And not exactly trying to toot my own horn, but Crowdstorms, my recent project, is designed specifically with “overcoming creative blocks by thinking wrong” in mind.

  2. Thanks for the comment Josh,

    I look forward to hearing more about your Crowdstorms project! I think it could be really useful to so many people.

  3. really helpful and interesting at the same time..great read.thanks

  4. This is a great article! I’ve never really read up on handling creativity blocks, but I’m doing all of the above intuitively somehow. My favorite is cooking! I can also recommend cleaning. Nothing gets my mind off of things like half a day spent on tidying up the apartment. Plus a cleaner working environment is always more motivating.

  5. Thanks for your comments Alexander, I agree with you about cleaning! I always feel better when I’ve had a good tidy up =)

  6. Great ideas. Also going for a 20-min bike ride or meditating for 3 min is a great way to occupy your mind with something different, then get back to work.

  7. hey Anya, I’ve had this creative block for around 4 years now. I don’t know if you call this a creative block, but from the looks of it, it seems like one. I’ve tried relaxing and everything but nothing’s really working… any suggestions?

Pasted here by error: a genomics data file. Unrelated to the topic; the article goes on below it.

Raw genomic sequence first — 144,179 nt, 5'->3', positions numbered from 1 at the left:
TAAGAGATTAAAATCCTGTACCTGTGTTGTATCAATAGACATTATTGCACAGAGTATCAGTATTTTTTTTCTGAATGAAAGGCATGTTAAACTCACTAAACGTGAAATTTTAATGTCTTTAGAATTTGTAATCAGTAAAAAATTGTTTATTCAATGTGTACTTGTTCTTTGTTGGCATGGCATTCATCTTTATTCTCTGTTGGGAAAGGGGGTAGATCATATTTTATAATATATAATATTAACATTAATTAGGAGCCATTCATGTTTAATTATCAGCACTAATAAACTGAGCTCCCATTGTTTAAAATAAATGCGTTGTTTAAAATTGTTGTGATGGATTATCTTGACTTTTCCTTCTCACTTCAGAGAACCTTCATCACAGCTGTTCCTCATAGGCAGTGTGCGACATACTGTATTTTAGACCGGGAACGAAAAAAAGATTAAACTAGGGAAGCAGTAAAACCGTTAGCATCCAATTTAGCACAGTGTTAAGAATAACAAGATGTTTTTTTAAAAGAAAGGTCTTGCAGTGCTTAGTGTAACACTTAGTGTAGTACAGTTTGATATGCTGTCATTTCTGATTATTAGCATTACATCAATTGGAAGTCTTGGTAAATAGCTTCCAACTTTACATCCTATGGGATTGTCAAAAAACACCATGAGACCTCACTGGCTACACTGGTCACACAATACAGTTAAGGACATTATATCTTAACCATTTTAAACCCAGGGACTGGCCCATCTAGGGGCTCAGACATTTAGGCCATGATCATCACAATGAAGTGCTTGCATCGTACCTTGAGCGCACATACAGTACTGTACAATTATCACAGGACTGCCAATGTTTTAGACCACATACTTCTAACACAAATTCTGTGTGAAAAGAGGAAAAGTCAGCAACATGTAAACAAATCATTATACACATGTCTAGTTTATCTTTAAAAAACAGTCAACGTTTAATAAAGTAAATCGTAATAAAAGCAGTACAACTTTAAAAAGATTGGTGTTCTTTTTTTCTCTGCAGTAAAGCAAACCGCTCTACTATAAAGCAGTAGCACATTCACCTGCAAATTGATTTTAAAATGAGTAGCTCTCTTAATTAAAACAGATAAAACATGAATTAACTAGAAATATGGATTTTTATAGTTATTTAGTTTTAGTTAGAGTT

8. Hi Kevin,

    thanks for your comment. I’m sorry to hear you’ve been suffering for such a long time!

    I think that my answer to you depends on whether you feel you have a total creative block, or if it just involves on project.
    If there is just one thing you’re stuck on, then it could be that you just don’t find it inspiring at all. Forget about it – worrying that you’ve had a block on it for so long only makes these things worse – and ‘giving up’ on it (only temporarily!) may kick-start your creativity. Once you’ve stopped putting pressure on yourself to work on the project, you may find that things just flow and you’re no longer stuck.

    If this is full on creative block and you can’t work on anything, maybe it’s time for a more major change. If there is an aspect of your life that you are stressed about, or unhappy with, this can hugely affect creativity. If you can address the underlying issue (for example, working in a job you’re unhappy with, or finding more friends through taking up new hobbies) then chances are your creativity will start coming back. Of course, this doesn’t work for everyone, but hopefully it will help you.

    I hope you work things out!

  9. Good post! Cleaning up my workspace is a sort of first aid that seems to help. So does reading poetry (Mary Oliver & Billy Collins especially) or a return to my well-worn Artist’s Way. Also are you aware of the work of Robert Fritz?